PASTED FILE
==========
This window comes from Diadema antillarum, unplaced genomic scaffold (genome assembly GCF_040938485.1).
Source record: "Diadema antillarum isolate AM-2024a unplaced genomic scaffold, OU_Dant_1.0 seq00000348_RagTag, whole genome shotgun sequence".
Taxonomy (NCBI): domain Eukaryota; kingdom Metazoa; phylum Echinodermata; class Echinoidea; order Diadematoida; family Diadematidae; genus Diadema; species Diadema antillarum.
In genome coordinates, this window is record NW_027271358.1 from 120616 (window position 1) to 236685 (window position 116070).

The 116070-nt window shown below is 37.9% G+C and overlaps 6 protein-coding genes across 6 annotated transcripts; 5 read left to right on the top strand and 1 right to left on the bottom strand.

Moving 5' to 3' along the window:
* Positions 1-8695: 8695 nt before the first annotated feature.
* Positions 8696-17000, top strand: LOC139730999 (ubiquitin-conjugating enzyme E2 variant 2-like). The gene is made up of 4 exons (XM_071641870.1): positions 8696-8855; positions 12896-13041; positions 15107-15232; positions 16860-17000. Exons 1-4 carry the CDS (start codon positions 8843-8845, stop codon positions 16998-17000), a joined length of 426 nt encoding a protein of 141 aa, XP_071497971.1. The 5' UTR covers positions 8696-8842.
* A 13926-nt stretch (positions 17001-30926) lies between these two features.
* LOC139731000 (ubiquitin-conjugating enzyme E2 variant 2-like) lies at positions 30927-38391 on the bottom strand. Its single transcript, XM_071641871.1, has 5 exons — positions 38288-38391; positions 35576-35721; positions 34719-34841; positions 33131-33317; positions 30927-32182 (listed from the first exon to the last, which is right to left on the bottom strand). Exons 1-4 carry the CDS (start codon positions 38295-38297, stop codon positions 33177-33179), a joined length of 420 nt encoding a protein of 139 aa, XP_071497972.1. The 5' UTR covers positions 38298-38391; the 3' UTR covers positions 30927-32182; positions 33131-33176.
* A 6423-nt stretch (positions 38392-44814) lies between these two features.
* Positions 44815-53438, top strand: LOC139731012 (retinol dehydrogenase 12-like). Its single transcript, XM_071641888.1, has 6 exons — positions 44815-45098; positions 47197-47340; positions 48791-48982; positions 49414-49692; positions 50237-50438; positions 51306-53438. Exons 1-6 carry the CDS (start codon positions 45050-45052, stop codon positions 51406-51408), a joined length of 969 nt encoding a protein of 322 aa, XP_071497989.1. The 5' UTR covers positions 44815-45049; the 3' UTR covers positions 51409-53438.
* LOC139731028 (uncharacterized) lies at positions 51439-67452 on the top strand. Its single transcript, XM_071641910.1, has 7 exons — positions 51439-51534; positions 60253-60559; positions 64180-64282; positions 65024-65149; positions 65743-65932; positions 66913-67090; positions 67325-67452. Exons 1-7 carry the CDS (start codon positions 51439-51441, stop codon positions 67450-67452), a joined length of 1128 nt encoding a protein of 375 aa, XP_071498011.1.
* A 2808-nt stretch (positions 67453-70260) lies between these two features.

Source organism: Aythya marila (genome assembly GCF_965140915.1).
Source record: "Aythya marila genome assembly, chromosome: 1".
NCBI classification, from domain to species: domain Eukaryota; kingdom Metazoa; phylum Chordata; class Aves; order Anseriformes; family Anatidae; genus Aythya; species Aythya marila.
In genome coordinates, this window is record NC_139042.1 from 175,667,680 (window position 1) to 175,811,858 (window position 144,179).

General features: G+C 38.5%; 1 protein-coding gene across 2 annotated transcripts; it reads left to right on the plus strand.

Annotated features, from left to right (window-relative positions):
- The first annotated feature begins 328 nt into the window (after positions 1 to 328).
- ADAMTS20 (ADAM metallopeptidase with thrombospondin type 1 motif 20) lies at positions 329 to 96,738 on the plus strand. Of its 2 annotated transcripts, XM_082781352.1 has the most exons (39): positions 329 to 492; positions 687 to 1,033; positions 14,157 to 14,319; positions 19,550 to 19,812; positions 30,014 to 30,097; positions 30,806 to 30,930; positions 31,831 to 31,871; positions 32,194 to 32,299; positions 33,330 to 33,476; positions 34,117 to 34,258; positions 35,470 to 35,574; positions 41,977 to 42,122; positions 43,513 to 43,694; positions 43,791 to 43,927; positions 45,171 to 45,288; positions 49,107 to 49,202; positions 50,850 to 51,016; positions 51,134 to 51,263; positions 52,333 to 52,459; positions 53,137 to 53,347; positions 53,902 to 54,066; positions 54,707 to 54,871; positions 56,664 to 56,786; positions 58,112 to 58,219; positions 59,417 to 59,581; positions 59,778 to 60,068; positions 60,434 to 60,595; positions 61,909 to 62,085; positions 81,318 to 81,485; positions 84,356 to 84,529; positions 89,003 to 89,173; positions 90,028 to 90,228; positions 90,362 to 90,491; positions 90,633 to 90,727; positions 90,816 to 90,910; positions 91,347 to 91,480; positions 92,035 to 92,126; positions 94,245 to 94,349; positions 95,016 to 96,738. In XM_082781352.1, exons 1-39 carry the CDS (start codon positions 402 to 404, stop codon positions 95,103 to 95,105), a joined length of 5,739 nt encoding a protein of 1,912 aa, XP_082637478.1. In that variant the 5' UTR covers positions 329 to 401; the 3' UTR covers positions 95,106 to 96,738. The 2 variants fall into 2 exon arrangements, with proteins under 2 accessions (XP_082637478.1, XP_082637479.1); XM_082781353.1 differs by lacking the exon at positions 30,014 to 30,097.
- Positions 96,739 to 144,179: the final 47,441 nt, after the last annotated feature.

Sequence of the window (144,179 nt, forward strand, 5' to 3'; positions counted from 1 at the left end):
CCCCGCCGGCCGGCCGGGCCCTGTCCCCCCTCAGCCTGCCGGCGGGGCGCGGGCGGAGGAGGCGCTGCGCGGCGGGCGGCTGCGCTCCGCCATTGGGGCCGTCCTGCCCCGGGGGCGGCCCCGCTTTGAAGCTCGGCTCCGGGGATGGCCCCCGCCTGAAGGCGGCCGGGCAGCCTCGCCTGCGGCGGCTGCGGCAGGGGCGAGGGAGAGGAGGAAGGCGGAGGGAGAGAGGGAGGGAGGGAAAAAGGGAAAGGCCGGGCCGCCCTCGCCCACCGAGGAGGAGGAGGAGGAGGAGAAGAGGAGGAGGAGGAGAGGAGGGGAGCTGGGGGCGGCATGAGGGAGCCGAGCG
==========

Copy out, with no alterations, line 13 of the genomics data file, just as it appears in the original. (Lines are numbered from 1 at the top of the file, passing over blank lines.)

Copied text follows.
* LOC139731028 (uncharacterized) lies at positions 51439-67452 on the top strand. Its single transcript, XM_071641910.1, has 7 exons — positions 51439-51534; positions 60253-60559; positions 64180-64282; positions 65024-65149; positions 65743-65932; positions 66913-67090; positions 67325-67452. Exons 1-7 carry the CDS (start codon positions 51439-51441, stop codon positions 67450-67452), a joined length of 1128 nt encoding a protein of 375 aa, XP_071498011.1.